A Queenstown billionaire's blades have been clipped after his latest legal skirmish with neighbours over helicopter flights from his property.

At a hearing last month, Australian Tim Roberts asked the Environment Court to declare flights to and from his 12ha Malaghans Rd property were permitted under district planning rules.

He argued the flights were "ancillary to farming activities'' - supporting operations on his two high country farms - and did not need resource consent.

Judge Jane Borthwick declined the application in her decision this month, saying the flights were for a "different activity and an end in itself''.


The Queenstown Lakes District Council's enforcement department emailed Mr Roberts last week to inform him of its "expectations in relation to helicopter activities occurring'' at his property.

Any more non-permitted flights would result in an abatement notice being issued, it said.

In December, neighbour Allister Saville appealed a council commissioners' decision to give Mr Roberts consent to make up to two flights a day to and from his property.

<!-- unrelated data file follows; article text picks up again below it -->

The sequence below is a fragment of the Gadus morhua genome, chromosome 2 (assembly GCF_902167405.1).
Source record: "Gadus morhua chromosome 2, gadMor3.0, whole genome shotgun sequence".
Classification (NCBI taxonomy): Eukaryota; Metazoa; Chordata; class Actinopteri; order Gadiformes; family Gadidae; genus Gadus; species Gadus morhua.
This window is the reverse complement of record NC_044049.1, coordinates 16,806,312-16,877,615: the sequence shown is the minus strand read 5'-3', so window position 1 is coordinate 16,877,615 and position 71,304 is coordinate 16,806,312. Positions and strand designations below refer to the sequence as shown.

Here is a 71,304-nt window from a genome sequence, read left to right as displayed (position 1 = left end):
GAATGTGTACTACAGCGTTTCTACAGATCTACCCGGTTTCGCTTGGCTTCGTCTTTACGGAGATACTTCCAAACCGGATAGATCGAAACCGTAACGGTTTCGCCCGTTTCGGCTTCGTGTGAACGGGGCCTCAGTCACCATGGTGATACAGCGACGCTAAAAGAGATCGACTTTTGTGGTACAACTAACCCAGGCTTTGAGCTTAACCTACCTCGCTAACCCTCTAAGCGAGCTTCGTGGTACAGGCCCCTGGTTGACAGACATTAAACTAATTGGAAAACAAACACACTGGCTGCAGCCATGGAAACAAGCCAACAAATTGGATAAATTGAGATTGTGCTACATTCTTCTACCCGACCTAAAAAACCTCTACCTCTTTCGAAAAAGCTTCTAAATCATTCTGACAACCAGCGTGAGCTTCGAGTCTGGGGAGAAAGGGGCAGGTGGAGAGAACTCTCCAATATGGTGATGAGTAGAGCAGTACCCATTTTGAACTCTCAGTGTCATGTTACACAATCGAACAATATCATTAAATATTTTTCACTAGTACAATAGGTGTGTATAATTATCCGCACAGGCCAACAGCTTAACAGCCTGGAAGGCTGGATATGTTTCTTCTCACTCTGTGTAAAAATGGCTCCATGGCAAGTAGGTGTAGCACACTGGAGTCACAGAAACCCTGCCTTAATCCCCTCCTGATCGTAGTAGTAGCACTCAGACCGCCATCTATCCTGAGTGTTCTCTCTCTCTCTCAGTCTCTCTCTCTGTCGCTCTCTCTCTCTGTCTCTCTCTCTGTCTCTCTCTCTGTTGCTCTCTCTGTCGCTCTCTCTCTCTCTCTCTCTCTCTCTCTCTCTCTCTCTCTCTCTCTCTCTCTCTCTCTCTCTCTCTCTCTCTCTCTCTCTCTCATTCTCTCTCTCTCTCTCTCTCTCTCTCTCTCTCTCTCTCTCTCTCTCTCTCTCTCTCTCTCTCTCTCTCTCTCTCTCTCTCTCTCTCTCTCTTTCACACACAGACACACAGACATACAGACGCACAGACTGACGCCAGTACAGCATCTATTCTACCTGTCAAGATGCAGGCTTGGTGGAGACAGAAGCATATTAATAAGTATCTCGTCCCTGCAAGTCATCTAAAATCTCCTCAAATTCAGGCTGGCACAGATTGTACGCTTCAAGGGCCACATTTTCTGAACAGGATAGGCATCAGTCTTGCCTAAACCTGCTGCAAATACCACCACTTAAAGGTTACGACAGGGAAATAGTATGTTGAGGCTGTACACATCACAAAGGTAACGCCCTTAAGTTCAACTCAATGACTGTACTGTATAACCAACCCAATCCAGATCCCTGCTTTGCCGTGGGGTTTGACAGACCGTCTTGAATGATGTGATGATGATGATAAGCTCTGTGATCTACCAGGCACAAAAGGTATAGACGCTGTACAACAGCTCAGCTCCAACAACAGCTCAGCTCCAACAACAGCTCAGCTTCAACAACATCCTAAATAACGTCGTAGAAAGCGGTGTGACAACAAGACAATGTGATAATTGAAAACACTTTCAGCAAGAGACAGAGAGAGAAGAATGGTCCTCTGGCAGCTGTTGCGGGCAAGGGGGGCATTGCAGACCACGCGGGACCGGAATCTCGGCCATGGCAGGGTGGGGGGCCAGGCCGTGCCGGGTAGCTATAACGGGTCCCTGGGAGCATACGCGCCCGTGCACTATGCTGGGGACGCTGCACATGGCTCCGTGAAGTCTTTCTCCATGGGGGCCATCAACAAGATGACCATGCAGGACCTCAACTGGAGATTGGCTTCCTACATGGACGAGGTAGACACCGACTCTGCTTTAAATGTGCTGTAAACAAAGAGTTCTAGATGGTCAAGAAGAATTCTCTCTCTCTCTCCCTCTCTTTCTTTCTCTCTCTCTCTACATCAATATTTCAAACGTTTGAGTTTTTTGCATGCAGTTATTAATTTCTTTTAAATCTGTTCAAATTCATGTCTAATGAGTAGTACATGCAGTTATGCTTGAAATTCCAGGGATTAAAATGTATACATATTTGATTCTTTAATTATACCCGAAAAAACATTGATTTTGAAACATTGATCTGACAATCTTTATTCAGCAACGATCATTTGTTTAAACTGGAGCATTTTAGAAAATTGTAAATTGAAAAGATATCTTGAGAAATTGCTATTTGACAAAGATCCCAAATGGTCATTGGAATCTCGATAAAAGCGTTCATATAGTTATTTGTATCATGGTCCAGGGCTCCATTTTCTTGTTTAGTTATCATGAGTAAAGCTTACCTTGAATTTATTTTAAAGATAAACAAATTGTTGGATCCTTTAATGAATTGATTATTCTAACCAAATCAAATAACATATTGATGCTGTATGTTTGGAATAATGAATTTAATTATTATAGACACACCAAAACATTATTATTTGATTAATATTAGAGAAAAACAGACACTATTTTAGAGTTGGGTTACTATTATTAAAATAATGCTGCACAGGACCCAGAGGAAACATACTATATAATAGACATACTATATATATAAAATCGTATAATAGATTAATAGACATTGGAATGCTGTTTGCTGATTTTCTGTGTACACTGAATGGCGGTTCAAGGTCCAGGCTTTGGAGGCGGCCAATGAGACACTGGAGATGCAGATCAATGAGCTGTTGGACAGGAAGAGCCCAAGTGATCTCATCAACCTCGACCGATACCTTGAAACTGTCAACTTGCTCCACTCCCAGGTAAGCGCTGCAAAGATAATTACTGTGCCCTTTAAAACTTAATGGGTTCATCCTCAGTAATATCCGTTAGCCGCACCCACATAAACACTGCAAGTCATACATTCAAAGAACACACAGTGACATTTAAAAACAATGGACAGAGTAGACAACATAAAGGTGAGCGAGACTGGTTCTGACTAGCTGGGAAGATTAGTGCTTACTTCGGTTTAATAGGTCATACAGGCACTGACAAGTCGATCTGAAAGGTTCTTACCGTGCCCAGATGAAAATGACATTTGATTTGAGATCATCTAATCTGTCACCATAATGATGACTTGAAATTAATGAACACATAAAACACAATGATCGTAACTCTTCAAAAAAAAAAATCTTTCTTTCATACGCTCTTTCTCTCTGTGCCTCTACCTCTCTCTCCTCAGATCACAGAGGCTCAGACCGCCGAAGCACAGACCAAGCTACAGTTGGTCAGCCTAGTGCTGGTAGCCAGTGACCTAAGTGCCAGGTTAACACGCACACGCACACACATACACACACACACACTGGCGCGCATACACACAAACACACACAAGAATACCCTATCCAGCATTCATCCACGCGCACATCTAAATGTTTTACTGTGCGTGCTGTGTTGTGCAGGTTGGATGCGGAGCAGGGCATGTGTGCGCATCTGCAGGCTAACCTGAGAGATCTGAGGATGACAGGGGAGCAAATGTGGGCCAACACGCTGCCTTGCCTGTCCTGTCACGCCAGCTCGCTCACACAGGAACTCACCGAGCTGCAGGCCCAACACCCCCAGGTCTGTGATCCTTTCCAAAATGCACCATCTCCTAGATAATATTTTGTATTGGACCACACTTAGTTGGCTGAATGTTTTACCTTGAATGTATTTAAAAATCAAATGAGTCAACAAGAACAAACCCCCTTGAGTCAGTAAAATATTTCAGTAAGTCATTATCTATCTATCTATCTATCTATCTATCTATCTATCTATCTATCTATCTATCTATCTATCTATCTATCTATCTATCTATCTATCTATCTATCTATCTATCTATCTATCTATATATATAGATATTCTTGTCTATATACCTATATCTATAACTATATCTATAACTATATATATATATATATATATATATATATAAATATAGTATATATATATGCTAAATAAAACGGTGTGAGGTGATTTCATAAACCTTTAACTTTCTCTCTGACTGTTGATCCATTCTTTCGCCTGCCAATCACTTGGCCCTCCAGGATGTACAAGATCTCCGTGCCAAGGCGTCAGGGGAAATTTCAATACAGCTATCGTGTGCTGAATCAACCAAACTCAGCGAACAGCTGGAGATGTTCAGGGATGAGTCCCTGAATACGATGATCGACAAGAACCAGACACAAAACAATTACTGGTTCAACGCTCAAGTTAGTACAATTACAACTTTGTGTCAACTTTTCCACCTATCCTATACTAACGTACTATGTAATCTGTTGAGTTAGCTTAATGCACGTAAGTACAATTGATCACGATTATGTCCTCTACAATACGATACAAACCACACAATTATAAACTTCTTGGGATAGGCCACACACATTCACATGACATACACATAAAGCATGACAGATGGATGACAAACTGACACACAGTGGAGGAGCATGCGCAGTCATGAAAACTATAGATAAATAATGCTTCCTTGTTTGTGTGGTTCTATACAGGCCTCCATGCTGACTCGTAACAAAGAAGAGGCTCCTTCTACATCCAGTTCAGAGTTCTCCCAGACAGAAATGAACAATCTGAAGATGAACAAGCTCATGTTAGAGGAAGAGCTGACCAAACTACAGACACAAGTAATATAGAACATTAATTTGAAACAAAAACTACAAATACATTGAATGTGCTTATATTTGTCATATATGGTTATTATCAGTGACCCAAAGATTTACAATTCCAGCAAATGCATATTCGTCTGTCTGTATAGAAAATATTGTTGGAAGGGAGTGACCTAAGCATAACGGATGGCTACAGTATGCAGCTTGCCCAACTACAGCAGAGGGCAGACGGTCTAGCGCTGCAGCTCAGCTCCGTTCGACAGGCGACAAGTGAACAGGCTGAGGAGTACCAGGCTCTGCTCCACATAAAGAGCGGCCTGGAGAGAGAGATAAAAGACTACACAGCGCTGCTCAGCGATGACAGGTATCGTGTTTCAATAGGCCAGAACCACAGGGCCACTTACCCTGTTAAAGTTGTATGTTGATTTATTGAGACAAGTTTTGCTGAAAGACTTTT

The appeal is yet to be heard.

Mr Roberts told the Otago Daily Times he did not want to comment while the matter was before the court.

Mr Saville could not be reached for comment, but another party to the appeal, Peter Faul, said Mr Roberts had continued to fly intermittently from his property after previous warnings from the council.

"As recently as yesterday he stated to me he has every intention of carrying on flying.''

The council had been reluctant to enforce those warnings, but he hoped it would do so after the latest court decision, Mr Faul said.


"We've done the legal work for the council.''

Unless the issue can be resolved by mediation next month, Mr Saville's appeal is likely to be heard later this year.

In the meantime, Mr Roberts has applied for consent for up to two flights a day from a temporary helipad on another part of his property, further from neighbouring houses.